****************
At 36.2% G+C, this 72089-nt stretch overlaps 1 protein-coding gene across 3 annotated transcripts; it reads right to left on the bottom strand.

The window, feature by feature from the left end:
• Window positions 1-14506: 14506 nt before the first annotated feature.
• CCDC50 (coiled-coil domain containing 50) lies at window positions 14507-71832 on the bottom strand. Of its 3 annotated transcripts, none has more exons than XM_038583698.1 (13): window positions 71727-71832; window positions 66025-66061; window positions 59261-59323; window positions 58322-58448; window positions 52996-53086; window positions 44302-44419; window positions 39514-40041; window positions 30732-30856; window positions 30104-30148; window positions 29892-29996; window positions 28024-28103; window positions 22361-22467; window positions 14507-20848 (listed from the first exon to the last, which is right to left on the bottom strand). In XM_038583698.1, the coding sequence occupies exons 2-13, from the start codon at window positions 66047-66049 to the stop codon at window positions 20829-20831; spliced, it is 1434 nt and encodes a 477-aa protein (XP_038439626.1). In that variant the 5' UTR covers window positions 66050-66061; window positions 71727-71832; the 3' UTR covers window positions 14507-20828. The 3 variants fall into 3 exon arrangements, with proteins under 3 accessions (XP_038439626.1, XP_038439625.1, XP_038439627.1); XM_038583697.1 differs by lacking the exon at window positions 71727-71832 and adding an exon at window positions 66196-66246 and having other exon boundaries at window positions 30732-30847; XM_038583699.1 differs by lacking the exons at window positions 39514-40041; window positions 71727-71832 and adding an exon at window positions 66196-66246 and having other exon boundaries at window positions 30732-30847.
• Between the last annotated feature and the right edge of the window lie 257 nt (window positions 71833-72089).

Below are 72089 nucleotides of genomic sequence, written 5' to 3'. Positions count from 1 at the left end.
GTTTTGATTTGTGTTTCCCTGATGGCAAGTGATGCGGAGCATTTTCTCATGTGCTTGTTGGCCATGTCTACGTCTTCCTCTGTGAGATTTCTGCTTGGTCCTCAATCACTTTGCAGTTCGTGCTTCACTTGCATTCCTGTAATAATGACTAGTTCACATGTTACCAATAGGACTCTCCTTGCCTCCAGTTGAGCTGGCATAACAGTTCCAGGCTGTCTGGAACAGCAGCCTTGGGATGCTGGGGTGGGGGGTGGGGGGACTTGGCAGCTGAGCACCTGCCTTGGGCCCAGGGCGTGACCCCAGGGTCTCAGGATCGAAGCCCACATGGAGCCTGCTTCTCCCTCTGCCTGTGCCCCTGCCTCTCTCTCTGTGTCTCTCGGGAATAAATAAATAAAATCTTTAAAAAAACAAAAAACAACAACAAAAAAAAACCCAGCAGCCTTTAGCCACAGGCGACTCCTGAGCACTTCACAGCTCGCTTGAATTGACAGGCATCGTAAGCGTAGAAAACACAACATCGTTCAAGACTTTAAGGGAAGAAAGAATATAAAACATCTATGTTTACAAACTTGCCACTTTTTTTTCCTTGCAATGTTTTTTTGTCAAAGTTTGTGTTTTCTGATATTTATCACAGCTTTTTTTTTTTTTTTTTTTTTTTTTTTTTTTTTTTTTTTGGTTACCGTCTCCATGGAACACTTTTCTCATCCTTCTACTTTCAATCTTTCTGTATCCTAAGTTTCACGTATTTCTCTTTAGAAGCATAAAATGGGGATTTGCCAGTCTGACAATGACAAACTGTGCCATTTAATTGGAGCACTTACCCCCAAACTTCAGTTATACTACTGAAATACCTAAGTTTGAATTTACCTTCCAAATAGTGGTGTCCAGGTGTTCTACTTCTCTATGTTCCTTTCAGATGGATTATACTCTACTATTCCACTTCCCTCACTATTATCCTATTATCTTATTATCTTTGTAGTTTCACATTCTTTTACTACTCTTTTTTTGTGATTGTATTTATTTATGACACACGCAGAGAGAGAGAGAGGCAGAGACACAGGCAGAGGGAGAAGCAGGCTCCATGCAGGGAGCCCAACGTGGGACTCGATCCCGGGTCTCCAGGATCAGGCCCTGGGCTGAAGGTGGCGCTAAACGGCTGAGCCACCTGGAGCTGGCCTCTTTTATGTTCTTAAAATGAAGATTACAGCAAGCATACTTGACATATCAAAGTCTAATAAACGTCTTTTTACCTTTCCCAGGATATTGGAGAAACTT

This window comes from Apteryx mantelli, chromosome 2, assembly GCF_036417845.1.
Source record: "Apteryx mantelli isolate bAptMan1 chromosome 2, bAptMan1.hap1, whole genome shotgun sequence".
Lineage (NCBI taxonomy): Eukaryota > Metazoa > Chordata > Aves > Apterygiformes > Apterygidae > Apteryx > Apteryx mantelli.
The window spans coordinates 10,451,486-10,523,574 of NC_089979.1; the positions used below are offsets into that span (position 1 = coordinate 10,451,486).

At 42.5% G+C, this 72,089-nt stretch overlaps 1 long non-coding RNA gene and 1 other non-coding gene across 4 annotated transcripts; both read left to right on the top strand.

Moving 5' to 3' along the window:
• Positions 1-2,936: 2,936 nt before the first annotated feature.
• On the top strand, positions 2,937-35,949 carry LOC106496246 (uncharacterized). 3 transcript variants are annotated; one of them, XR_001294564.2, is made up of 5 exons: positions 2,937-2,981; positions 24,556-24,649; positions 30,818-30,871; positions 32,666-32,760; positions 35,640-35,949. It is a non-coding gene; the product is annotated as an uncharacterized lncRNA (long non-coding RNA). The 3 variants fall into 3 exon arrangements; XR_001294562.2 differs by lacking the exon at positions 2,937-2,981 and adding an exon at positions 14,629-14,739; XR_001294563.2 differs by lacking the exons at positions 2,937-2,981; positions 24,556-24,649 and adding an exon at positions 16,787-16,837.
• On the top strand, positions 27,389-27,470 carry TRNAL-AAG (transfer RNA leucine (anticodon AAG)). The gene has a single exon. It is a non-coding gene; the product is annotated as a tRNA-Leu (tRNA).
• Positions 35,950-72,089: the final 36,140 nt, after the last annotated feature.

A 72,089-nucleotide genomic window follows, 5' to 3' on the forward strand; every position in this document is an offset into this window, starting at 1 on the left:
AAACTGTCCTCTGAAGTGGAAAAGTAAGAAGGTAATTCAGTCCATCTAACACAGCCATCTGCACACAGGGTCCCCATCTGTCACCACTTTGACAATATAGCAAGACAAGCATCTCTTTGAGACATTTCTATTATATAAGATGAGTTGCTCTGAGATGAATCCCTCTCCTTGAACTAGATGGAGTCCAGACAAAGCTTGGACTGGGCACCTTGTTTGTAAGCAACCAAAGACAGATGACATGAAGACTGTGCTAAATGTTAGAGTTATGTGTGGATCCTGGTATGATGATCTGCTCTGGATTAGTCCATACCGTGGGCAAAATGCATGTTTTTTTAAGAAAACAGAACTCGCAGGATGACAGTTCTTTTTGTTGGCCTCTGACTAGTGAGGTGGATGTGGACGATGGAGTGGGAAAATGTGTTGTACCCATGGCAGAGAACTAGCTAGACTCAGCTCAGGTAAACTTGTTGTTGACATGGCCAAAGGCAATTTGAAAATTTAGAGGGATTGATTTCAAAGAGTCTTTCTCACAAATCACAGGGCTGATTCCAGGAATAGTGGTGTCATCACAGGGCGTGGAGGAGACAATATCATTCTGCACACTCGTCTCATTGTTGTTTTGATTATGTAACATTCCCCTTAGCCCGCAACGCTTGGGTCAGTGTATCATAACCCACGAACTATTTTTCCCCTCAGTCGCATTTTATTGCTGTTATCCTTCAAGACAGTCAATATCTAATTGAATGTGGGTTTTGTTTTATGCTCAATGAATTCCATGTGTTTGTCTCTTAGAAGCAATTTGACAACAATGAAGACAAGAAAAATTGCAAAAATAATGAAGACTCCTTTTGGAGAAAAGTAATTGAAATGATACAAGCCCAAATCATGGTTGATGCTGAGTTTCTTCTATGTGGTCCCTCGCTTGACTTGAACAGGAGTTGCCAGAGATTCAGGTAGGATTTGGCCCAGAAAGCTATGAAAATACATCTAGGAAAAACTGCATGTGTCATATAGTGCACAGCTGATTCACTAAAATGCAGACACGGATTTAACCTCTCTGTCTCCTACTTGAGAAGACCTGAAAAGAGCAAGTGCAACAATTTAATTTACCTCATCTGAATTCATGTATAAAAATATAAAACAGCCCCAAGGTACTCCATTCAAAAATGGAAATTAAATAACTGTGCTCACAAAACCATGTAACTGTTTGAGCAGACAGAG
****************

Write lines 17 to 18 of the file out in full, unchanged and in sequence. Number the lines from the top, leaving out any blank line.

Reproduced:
• Positions 35,950-72,089: the final 36,140 nt, after the last annotated feature.

A 72,089-nucleotide genomic window follows, 5' to 3' on the forward strand; every position in this document is an offset into this window, starting at 1 on the left: